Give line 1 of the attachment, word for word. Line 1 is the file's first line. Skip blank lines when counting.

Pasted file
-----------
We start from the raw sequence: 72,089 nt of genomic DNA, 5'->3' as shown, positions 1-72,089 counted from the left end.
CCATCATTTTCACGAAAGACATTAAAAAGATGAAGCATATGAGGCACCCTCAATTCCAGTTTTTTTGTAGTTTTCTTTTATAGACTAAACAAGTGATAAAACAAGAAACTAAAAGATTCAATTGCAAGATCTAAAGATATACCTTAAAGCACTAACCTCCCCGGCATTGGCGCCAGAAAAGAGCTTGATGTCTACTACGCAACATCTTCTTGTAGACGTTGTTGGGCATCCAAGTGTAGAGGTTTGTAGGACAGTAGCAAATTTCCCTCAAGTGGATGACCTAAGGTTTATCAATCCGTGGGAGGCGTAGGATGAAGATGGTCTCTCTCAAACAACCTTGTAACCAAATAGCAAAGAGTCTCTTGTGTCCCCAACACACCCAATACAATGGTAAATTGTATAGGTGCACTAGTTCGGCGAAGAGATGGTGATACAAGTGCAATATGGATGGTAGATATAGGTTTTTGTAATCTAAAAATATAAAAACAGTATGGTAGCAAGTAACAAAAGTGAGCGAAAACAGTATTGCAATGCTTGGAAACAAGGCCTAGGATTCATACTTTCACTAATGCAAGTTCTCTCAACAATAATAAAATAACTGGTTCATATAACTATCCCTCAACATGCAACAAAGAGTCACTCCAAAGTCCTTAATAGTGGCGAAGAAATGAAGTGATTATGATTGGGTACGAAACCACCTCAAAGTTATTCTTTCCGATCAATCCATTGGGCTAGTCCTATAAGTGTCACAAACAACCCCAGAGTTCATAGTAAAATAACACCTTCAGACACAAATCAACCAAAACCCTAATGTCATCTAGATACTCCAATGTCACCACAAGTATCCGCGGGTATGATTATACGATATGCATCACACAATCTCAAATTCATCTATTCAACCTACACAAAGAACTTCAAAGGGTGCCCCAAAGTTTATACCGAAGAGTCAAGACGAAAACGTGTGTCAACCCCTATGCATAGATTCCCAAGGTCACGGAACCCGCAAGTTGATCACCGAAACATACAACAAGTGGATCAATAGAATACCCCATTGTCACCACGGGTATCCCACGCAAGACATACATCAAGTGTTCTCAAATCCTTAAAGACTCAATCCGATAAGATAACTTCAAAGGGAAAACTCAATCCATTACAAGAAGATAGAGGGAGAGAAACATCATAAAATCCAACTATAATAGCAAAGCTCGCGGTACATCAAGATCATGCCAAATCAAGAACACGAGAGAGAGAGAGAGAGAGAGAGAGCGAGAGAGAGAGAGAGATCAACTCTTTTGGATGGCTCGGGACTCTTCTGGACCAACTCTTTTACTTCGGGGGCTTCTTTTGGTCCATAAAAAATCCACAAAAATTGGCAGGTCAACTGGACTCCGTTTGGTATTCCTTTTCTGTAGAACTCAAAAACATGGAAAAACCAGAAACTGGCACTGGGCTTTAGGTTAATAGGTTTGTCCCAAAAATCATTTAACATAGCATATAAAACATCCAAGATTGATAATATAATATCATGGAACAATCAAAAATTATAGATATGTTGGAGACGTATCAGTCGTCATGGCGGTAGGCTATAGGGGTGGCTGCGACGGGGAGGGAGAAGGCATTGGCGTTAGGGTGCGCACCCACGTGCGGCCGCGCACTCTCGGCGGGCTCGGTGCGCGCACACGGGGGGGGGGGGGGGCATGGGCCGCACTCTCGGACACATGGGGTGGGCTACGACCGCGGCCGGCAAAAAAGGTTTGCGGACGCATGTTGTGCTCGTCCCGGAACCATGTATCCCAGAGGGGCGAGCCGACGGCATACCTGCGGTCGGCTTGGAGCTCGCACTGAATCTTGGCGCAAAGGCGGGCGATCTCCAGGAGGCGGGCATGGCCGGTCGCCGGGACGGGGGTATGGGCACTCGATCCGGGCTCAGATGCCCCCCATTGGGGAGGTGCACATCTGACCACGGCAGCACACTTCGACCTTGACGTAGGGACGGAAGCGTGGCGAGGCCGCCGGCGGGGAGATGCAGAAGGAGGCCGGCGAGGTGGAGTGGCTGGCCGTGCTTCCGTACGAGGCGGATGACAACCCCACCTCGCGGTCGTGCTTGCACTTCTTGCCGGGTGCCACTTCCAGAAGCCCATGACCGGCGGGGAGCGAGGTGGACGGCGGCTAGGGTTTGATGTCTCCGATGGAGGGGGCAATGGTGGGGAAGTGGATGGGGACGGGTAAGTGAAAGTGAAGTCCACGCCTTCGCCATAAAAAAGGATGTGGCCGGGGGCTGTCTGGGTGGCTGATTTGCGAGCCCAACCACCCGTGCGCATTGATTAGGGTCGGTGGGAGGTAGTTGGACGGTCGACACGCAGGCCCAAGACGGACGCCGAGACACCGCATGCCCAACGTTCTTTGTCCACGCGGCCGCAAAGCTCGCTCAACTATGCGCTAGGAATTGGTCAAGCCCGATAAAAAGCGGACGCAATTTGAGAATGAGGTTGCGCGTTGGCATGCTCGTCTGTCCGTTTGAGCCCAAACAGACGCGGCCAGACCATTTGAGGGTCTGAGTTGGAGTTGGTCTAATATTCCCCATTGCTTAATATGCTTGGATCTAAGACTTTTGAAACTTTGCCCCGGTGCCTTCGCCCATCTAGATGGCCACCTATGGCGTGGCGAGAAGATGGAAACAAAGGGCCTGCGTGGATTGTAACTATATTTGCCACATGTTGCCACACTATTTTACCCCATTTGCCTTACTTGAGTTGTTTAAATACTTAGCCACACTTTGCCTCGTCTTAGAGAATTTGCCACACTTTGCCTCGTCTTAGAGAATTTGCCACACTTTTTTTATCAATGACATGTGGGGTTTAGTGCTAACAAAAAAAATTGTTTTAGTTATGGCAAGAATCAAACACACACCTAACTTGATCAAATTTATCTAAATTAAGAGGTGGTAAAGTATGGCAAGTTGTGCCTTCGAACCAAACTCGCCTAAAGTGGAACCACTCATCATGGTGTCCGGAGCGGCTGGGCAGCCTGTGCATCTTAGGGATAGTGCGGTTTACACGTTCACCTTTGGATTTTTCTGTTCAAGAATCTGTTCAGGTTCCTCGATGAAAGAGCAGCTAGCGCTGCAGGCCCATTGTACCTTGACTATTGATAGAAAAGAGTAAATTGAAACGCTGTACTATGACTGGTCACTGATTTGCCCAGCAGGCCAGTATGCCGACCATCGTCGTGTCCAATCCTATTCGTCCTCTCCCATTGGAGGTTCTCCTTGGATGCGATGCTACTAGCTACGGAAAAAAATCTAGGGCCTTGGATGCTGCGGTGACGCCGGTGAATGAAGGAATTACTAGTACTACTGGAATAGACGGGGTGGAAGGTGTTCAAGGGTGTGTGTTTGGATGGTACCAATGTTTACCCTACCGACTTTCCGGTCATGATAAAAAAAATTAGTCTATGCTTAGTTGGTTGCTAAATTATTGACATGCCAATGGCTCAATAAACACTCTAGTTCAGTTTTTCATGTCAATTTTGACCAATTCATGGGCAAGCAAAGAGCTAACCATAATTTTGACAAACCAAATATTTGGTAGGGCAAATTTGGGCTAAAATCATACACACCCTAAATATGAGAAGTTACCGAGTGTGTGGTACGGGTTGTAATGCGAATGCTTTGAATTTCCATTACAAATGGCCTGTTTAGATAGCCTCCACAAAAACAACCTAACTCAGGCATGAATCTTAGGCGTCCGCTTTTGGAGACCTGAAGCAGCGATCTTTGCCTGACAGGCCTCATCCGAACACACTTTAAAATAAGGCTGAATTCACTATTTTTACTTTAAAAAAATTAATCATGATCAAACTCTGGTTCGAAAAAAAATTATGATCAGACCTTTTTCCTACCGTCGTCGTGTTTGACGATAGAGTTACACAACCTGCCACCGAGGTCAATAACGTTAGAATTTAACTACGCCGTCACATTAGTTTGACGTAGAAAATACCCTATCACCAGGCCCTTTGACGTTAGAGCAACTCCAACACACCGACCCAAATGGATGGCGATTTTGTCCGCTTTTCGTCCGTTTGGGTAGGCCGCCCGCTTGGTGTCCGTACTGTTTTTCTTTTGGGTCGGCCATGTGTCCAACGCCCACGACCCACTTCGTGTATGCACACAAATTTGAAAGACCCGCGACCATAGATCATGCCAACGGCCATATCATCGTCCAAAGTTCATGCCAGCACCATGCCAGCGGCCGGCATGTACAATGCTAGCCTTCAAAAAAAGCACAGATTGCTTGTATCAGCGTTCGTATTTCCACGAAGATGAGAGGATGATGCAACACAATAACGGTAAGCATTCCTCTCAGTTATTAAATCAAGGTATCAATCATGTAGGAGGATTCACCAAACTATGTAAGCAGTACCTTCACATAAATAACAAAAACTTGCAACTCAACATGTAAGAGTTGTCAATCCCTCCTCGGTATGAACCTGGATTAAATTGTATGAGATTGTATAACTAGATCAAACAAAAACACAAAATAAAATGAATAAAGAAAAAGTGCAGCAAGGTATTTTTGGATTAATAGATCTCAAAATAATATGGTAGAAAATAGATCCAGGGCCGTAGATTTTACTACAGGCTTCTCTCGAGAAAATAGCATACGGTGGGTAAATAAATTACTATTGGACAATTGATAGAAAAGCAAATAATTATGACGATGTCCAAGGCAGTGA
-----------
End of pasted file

We start from the raw sequence: 72,089 nt of genomic DNA, 5'->3' as shown, positions 1-72,089 counted from the left end.